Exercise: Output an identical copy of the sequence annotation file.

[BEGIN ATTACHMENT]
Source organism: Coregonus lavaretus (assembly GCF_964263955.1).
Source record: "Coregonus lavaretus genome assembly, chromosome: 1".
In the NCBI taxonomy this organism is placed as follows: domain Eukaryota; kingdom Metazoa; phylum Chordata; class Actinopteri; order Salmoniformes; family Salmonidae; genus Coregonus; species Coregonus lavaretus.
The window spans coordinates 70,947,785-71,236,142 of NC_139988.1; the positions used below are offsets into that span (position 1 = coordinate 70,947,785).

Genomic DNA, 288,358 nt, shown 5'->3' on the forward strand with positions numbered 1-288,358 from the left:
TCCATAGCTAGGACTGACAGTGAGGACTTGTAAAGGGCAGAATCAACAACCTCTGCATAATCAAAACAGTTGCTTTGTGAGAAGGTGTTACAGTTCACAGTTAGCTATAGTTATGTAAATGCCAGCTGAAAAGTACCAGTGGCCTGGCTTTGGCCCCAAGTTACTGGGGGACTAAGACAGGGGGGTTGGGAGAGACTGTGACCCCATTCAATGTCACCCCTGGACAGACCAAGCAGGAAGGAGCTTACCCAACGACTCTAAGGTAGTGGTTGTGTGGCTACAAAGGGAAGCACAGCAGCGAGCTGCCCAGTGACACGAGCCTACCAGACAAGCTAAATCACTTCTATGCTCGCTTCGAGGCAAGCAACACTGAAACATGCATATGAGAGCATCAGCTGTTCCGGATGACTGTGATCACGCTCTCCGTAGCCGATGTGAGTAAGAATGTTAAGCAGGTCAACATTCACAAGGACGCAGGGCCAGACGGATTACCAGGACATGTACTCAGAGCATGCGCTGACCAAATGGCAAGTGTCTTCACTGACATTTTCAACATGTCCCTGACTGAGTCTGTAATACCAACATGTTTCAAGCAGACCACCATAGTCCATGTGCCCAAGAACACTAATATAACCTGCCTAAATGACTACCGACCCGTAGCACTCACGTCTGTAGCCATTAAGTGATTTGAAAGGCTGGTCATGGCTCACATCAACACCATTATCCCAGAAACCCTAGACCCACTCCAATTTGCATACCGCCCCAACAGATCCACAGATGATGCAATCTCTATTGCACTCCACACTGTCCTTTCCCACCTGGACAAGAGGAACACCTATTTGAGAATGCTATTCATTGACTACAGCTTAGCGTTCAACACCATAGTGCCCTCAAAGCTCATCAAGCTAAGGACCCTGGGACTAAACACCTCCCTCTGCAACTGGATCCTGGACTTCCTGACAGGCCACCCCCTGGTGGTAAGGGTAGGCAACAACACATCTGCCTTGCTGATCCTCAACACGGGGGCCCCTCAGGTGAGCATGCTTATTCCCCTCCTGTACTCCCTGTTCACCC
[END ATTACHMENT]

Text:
Source organism: Coregonus lavaretus (assembly GCF_964263955.1).
Source record: "Coregonus lavaretus genome assembly, chromosome: 1".
In the NCBI taxonomy this organism is placed as follows: domain Eukaryota; kingdom Metazoa; phylum Chordata; class Actinopteri; order Salmoniformes; family Salmonidae; genus Coregonus; species Coregonus lavaretus.
The window spans coordinates 70,947,785-71,236,142 of NC_139988.1; the positions used below are offsets into that span (position 1 = coordinate 70,947,785).

Genomic DNA, 288,358 nt, shown 5'->3' on the forward strand with positions numbered 1-288,358 from the left:
TCCATAGCTAGGACTGACAGTGAGGACTTGTAAAGGGCAGAATCAACAACCTCTGCATAATCAAAACAGTTGCTTTGTGAGAAGGTGTTACAGTTCACAGTTAGCTATAGTTATGTAAATGCCAGCTGAAAAGTACCAGTGGCCTGGCTTTGGCCCCAAGTTACTGGGGGACTAAGACAGGGGGGTTGGGAGAGACTGTGACCCCATTCAATGTCACCCCTGGACAGACCAAGCAGGAAGGAGCTTACCCAACGACTCTAAGGTAGTGGTTGTGTGGCTACAAAGGGAAGCACAGCAGCGAGCTGCCCAGTGACACGAGCCTACCAGACAAGCTAAATCACTTCTATGCTCGCTTCGAGGCAAGCAACACTGAAACATGCATATGAGAGCATCAGCTGTTCCGGATGACTGTGATCACGCTCTCCGTAGCCGATGTGAGTAAGAATGTTAAGCAGGTCAACATTCACAAGGACGCAGGGCCAGACGGATTACCAGGACATGTACTCAGAGCATGCGCTGACCAAATGGCAAGTGTCTTCACTGACATTTTCAACATGTCCCTGACTGAGTCTGTAATACCAACATGTTTCAAGCAGACCACCATAGTCCATGTGCCCAAGAACACTAATATAACCTGCCTAAATGACTACCGACCCGTAGCACTCACGTCTGTAGCCATTAAGTGATTTGAAAGGCTGGTCATGGCTCACATCAACACCATTATCCCAGAAACCCTAGACCCACTCCAATTTGCATACCGCCCCAACAGATCCACAGATGATGCAATCTCTATTGCACTCCACACTGTCCTTTCCCACCTGGACAAGAGGAACACCTATTTGAGAATGCTATTCATTGACTACAGCTTAGCGTTCAACACCATAGTGCCCTCAAAGCTCATCAAGCTAAGGACCCTGGGACTAAACACCTCCCTCTGCAACTGGATCCTGGACTTCCTGACAGGCCACCCCCTGGTGGTAAGGGTAGGCAACAACACATCTGCCTTGCTGATCCTCAACACGGGGGCCCCTCAGGTGAGCATGCTTATTCCCCTCCTGTACTCCCTGTTCACCC